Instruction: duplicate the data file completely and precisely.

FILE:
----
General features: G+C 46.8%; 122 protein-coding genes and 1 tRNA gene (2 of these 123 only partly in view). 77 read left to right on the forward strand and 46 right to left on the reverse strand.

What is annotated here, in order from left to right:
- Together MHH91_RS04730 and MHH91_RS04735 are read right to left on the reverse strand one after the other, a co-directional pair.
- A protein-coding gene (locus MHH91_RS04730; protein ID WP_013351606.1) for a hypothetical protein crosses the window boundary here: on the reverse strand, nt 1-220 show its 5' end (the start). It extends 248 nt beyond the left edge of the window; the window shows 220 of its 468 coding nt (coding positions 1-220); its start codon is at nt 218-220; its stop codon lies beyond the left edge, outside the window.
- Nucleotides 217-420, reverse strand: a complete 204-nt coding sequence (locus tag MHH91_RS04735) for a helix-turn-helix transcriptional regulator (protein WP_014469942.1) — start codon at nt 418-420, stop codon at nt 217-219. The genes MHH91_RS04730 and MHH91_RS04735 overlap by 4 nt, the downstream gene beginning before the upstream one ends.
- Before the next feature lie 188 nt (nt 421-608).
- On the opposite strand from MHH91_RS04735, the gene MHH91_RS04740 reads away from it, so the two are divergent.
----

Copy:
General features: G+C 46.8%; 122 protein-coding genes and 1 tRNA gene (2 of these 123 only partly in view). 77 read left to right on the forward strand and 46 right to left on the reverse strand.

What is annotated here, in order from left to right:
- Together MHH91_RS04730 and MHH91_RS04735 are read right to left on the reverse strand one after the other, a co-directional pair.
- A protein-coding gene (locus MHH91_RS04730; protein ID WP_013351606.1) for a hypothetical protein crosses the window boundary here: on the reverse strand, nt 1-220 show its 5' end (the start). It extends 248 nt beyond the left edge of the window; the window shows 220 of its 468 coding nt (coding positions 1-220); its start codon is at nt 218-220; its stop codon lies beyond the left edge, outside the window.
- Nucleotides 217-420, reverse strand: a complete 204-nt coding sequence (locus tag MHH91_RS04735) for a helix-turn-helix transcriptional regulator (protein WP_014469942.1) — start codon at nt 418-420, stop codon at nt 217-219. The genes MHH91_RS04730 and MHH91_RS04735 overlap by 4 nt, the downstream gene beginning before the upstream one ends.
- Before the next feature lie 188 nt (nt 421-608).
- On the opposite strand from MHH91_RS04735, the gene MHH91_RS04740 reads away from it, so the two are divergent.